Porirua-born Navy sailor, Thomas Katu, says he is proud to support his Pacific “motherland” as part of the NZ Government’s vaccine assistance to Tokelau and the Cook Islands region.
Petty Officer Seamanship Combat Specialist (POSCS) Katu departed Devonport Naval Base on Royal New Zealand Navy (RNZN) vessel HMNZS Wellington earlier this month, to assist in the delivery of Pfizer COVID-19 vaccine supplies on behalf of the Ministry of Health.
The 5,000 nautical mile trip covered the Fakaofo, Nukunonu and Atafu atolls of Tokelau, as well as Palmerston Island in the Cook Islands.
POSCS “Kutz” Katu, who is of Cook Islands heritage, is the ship’s Chief Bosun’s Mate, generically known as the ‘buffer’ and responsible for the seamanship and procedures involved when the ship undertakes gunnery, ship recovery, boating operations and boarding activities.
It was his job to ensure the ship’s sea boats and zodiacs were prepared for the ship-to-shore delivery of the vaccines.
Despite almost 20 years in the Navy, this is POSCS Katu’s first deployment to the Cook Islands.
“I’ve done plenty of trips overseas, but when ships were going to the Cooks, I’d be somewhere else, like Australia, Singapore, South East Asia or other Pacific nations. It’s hard case.”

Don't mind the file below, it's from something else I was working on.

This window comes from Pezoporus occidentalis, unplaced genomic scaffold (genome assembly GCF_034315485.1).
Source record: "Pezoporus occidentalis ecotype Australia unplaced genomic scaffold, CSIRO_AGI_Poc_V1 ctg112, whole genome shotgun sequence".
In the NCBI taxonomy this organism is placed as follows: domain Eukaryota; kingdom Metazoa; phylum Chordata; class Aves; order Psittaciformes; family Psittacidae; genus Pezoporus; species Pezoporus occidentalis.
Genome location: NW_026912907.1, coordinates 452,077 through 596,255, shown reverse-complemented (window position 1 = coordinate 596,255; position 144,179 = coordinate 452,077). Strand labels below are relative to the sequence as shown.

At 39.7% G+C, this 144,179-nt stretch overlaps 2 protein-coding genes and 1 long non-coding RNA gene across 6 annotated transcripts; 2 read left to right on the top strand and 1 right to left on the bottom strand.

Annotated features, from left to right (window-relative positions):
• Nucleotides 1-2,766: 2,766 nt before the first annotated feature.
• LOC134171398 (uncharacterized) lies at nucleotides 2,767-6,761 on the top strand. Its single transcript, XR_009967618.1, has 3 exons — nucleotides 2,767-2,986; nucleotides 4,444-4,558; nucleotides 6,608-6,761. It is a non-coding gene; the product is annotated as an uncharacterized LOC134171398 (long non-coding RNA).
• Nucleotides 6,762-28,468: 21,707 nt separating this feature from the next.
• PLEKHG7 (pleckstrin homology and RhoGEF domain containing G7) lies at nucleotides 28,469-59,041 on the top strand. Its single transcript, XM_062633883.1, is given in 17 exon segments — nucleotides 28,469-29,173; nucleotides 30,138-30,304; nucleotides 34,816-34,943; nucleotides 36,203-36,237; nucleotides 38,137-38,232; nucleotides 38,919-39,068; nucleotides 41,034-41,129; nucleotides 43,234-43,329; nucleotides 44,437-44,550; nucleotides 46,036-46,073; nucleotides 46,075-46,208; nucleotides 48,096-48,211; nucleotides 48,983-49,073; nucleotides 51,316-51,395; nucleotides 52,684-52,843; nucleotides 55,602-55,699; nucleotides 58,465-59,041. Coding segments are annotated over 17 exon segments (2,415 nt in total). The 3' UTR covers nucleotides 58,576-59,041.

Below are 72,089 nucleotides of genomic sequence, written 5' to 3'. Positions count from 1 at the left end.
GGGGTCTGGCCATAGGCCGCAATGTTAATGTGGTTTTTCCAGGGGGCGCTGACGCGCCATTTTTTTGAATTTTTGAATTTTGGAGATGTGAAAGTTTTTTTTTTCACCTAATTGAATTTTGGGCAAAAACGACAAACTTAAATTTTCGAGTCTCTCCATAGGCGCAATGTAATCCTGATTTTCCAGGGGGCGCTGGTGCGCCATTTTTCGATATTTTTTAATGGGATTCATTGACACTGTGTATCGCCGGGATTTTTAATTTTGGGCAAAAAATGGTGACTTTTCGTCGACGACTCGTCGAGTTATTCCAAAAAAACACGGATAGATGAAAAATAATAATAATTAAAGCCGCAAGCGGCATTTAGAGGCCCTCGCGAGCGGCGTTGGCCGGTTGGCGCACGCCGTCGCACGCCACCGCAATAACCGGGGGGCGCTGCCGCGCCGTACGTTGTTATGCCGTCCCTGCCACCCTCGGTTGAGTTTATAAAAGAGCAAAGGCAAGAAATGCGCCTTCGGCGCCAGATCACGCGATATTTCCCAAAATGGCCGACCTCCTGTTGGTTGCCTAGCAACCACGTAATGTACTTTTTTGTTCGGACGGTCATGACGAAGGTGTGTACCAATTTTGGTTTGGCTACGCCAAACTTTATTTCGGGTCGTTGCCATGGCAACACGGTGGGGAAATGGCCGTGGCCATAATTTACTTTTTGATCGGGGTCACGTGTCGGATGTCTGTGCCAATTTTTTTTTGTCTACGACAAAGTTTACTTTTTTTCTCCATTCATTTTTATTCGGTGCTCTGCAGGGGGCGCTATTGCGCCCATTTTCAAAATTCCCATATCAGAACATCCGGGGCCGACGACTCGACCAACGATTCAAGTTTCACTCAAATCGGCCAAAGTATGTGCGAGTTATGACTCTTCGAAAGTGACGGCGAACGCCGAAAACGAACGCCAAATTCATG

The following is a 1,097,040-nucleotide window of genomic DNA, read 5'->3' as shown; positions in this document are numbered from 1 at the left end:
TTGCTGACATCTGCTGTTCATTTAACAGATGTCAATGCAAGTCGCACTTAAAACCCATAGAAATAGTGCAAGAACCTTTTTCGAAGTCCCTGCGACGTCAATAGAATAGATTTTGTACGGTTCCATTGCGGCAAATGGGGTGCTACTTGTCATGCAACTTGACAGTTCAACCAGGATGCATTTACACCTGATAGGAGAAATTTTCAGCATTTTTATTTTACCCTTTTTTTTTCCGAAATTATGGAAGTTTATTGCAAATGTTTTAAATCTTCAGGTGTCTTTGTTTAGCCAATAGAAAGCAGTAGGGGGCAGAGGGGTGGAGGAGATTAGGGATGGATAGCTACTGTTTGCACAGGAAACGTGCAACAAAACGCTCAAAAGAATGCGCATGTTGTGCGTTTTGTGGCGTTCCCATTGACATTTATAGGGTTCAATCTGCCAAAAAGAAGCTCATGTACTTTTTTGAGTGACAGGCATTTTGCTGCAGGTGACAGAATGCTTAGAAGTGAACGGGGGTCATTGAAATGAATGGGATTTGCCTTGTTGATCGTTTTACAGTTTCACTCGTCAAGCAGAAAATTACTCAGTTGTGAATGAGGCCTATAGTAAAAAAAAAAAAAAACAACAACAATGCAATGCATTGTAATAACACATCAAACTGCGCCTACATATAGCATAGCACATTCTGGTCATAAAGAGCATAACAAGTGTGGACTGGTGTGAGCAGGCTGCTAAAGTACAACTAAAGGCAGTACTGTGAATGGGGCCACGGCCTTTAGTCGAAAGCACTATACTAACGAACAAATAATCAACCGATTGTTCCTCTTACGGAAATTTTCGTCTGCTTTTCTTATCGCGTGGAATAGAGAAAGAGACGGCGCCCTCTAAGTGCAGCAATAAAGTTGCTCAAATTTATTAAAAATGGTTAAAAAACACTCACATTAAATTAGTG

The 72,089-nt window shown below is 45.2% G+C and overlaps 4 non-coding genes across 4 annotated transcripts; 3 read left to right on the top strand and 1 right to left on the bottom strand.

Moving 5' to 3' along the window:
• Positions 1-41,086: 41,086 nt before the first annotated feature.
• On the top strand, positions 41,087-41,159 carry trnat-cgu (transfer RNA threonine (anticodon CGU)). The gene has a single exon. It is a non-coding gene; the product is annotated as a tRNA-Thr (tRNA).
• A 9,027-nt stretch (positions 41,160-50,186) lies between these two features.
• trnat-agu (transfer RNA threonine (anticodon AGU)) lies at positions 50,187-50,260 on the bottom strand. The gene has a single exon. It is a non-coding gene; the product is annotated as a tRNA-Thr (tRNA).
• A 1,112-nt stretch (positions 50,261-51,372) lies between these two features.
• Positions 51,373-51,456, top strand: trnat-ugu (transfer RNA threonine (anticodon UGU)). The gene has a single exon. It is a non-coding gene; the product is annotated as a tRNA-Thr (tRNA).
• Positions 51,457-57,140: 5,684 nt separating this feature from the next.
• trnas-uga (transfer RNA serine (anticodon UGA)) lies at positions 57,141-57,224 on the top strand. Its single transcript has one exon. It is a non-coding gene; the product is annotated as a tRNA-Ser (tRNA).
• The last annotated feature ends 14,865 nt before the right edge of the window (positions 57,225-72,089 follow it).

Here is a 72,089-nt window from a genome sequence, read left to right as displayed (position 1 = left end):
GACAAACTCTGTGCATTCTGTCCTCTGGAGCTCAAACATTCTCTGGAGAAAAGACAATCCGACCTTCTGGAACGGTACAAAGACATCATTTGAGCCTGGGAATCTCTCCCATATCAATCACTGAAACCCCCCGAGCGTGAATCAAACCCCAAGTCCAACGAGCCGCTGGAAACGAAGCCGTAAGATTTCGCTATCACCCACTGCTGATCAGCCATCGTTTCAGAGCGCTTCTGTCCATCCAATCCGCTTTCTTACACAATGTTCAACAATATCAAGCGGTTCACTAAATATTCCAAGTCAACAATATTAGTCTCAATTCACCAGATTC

There are three other sailors of Cook Islands heritage on board in the same position. POSCS Katu’s parents Ioteva and Pokoina are from Aitutaki, Mitiaro, Atiu and Rarotonga, and immigrated to New Zealand from the Cook Islands in the sixties, settling in Porirua. He attended Cannons Creek Primary, Brandon Intermediate and Porirua College, then worked as a labourer before his sights turned towards a career in the Navy.
“I was on the end of a concrete pump up on Mt Victoria, and we were working on a development site up there as we waited for the next concrete truck to arrive. I looked down and HMNZS Te Kaha came into the harbour.Everyone was dressed in their full white ceremonial rig, they fired a gun salute and looked the part, and I was sold. That same night I called the 0800 NZ NAVY recruiting number. They were recruiting pretty hard in the early 2000s and six months later, I was walking through the gates.”
His extended family on both sides currently live in Rarotonga, where the ship visited near the end of its mission. His nieces got behind their uncle in planning activities for the crew.
“There will be those fitness junkies who want to hike across the island or climb Te Rua Manga (the needle). Others just want to relax and enjoy recreation, like a fishing charter or evening events. I manage the ship’s cultural group on board, and we’ll be teaching some easy-to-learn Cook Island songs and items for our trip.”
He says the most rewarding aspect of this trip is being able to help the Pacific Islands.
“With us Pacific Islanders serving in uniform, it means a lot to us. My wife and children are of Tokelauan descent. The Northern group of the Cook Islands don’t have much access. It’s about going back home, giving back to our people, representing the Royal New Zealand Navy, and making our families proud. Any rest, recreation and reconnecting with family is always a highlight, and more rewarding when it’s a work trip.”
HMNZS Wellington is set to return to New Zealand in August.